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STEM

Introductory courses in the STEM field generally offer a very broad introduction to the field as a whole, and are likely to contain both a theory and lab component (often larger lecture classes break out into small lab sections under a TA or co-instructor). Introductory science courses, which often have course titles such as “General Chemistry I,” “General Physics I,” or “Biological Foundations,” familiarize students with the objectives, methods, history, and language of the field and serve as prerequisites for the discipline’s next set of courses (“General Chemistry II,” General Physics II,” etc.). Since science courses generally require a more precise set of pre-acquired skills and knowledge, they often follow a stricter trajectory of prerequisites. Even introductory courses, such as Calculus I or Algebra I, might require students to take a pre-calculus or pre-algebra course if they haven’t taken such courses in high school or do not meet a minimum score on a placement test. Many introductory science courses are as oriented towards non-majors as towards majors, and possess the goal of nurturing in their students an understanding of various approaches to the sciences that can be useful knowledge no matter what field one goes on in.

Similarly, students enrolling in intermediate science courses most likely have had to take prerequisite courses in the same field, yet, again, this does not mean that all that information is still readily available (we all know what a long summer break does to our brains). Reviewing and reinforcing material from previous courses does very well at this stage, as does further practice in research, especially when empirical evidence and lab work is at the core of the discipline. Students in the sciences generally take a few courses from across the different disciplines–a chemistry student might also take a few courses in computer science, for example, and a biology major might take courses in physics and kinesiology. It can be great to bring these skills into your classroom: allowing your students to combine disciplines in a longer research project, for example, will boost their engagement and make it easier for them to find their specialty going into the upper level courses.

Upper level science courses continue to bolster students’ knowledge and research skills while also familiarizing them with their field’s conventions for sharing and possibly publishing their results. Exposure to interesting or current research (bringing in a recent publication from a major journal, for example) is a great way to connect your students’ work to recent developments in the field, and projects that ask students to find solutions to real-world problems are an ideal way to bridge the gap between the college classroom and the world outside. Ideally, you want to make your students’ work relevant and applicable at all times, by designing such “real-world scenarios” and problem-solving assignments, for example, but doing so at this stage of your students’ careers is especially important. Often, students majoring in the sciences complete Individual Study or a Capstone/Thesis project with one or several faculty members before graduating, for which they read a number of key publications in their (sub-)field and complete an individual research project.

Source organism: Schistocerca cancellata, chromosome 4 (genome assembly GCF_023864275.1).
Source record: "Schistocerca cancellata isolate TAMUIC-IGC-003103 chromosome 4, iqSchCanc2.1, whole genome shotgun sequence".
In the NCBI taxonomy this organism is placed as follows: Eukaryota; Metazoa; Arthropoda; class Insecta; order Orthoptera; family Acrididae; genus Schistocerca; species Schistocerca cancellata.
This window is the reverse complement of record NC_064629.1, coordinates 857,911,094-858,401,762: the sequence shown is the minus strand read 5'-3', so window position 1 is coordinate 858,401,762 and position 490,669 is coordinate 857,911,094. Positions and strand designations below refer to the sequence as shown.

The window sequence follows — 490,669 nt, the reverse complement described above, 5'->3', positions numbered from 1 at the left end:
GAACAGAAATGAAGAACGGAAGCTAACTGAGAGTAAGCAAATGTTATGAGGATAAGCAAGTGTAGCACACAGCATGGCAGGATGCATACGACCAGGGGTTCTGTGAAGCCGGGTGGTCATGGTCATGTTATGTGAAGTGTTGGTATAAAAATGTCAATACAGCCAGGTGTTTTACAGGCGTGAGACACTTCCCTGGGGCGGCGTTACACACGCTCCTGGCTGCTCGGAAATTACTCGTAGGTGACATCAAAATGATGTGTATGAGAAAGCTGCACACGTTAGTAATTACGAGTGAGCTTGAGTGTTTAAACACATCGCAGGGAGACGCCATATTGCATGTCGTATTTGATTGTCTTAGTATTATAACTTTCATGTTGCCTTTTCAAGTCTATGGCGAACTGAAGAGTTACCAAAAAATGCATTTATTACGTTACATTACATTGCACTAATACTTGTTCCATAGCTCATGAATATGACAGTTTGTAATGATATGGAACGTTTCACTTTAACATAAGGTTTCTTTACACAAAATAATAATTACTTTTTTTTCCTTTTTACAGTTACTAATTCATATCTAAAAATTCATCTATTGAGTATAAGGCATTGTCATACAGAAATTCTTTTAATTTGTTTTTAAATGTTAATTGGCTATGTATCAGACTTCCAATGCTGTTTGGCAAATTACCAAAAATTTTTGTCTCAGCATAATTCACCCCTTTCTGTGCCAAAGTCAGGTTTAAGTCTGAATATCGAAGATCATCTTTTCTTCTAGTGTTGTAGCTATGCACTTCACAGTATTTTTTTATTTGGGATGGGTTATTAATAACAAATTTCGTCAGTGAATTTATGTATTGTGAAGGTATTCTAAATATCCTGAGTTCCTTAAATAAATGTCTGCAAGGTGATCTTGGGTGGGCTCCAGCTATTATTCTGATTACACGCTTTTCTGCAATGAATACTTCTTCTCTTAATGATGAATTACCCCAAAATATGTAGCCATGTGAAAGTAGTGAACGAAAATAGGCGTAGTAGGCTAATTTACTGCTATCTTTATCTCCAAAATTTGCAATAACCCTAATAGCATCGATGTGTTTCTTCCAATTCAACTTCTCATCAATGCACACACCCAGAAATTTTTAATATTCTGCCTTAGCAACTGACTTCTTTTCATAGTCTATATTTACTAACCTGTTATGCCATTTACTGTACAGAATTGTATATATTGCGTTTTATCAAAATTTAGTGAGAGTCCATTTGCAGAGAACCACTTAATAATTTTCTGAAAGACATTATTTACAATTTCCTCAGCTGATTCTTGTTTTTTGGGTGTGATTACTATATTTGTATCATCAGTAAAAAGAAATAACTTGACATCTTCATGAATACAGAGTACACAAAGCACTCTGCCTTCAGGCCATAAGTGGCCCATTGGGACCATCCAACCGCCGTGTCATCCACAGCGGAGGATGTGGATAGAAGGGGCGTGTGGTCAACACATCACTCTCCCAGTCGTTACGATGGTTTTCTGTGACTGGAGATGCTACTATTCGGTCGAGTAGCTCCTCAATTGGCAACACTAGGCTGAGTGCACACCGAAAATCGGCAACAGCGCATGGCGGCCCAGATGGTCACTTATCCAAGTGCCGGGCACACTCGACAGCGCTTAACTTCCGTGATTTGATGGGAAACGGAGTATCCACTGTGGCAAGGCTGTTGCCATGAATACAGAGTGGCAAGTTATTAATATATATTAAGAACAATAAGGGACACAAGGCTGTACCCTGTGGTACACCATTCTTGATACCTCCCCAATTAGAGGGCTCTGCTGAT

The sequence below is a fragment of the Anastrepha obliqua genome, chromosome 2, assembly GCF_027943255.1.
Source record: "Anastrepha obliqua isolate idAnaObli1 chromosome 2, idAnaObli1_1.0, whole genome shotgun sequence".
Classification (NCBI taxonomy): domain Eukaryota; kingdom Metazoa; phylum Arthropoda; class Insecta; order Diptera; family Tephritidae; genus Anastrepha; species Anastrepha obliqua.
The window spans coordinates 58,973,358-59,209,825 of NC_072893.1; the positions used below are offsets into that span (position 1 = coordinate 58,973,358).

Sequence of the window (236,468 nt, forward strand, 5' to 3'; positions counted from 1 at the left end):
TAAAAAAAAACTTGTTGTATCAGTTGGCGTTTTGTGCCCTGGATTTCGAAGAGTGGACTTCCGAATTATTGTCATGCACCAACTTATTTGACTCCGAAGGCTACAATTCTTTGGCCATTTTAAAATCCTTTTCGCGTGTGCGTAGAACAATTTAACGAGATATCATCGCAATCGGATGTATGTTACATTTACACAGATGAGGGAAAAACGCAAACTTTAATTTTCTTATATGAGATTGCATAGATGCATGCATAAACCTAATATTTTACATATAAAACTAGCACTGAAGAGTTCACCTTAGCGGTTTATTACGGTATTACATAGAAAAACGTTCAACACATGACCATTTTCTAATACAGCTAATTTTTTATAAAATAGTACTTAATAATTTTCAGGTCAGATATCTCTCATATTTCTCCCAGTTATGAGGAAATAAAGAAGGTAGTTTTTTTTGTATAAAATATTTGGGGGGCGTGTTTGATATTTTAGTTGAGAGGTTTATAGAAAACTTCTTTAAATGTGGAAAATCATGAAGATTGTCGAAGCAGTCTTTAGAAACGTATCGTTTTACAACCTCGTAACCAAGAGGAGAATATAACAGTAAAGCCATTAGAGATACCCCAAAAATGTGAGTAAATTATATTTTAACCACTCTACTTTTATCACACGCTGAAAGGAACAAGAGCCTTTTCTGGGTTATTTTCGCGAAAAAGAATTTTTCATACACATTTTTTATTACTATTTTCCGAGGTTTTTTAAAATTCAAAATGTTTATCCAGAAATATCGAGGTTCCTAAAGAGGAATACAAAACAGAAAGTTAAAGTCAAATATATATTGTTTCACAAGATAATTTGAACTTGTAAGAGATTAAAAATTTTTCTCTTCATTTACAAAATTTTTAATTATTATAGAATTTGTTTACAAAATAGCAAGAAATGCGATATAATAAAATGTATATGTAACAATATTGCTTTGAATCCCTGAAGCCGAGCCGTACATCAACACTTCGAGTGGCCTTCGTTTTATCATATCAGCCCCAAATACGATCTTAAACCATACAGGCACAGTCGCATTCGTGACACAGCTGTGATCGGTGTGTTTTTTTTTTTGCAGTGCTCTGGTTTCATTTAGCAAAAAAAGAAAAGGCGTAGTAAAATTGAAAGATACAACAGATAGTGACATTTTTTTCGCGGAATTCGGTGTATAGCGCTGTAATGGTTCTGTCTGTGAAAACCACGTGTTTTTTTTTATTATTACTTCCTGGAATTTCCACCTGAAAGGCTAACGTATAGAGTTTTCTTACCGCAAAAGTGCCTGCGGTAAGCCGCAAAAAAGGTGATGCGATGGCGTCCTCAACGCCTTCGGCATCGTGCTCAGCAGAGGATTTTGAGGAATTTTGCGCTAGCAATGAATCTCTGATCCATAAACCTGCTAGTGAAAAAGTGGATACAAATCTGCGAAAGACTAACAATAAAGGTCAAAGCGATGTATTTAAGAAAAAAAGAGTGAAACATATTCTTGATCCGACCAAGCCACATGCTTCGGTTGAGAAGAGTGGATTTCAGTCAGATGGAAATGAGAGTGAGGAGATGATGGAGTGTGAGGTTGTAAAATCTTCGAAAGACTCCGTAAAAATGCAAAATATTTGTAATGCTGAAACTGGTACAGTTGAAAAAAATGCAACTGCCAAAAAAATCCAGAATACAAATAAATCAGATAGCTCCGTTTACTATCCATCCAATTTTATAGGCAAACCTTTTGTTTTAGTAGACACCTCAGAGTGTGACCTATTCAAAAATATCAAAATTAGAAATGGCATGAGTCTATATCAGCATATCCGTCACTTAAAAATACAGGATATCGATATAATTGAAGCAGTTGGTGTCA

Sample Student Trajectories

A Math Major @ Brooklyn College

Intro: MATH 101 Problem Solving for College Mathematics
MATH 120 Calculus I
MATH 120 Calculus II

Intermediate: MATH 210 Linear Algebra I
MATH 220 Multivariable Calculus
MATH 200 Transition to Advanced Mathematics
MATH 310 Abstract Algebra I
MATH 350 Introduction to Probability and Statistics

Upper level: MATH 420 Advanced Calculus I
MATH 410 Linear Algebra II
MATH 410 Abstract Algebra II
MATH 450 Probability
MATH 500 Independent Study

A Biology Major @ Queens College

Intro: BIO 105 General Biology: Physiology and Cell Biology
BIO 106 General Biology: Life Forms and Ecosystems
CHEM 114 General Chemistry I
CHEM 115 General Chemistry II
CHEM 102 Basic Organic Chemistry
MATH 151 Calculus I

Intermediate: BIO 285 Principles of Genetics
BIO 287 Principles of Evolutionary Biology
BIO 230 Biostatistics
BIO 245 Evolution and Culture
BIO 251 Genetics Laboratory

Upper level: BIO 350 Molecular Genetics
BIO 352 Anthropological Genomics (cross-listed with Anthropology)
BIO 585 Genetics (Graduate course open to upper level students)

An Environmental Science Major @ Lehman College

Intro: ENV 210 Introduction to Environmental Science
ENV 211 Introduction to Environmental Science Laboratory
ENV 235 Conservation of the Environment
ENV 255 Regional Topics and Field Methods in Environmental Sciences
ENV 270 Environmental Pollution

Intermediate: ENV 326 Environmental Policy
ENV 330 Environmental Impact Assessment

Upper level: ENV 420 Natural Resource Management: Senior Seminar

Resources and Sample Materials
Coming soon!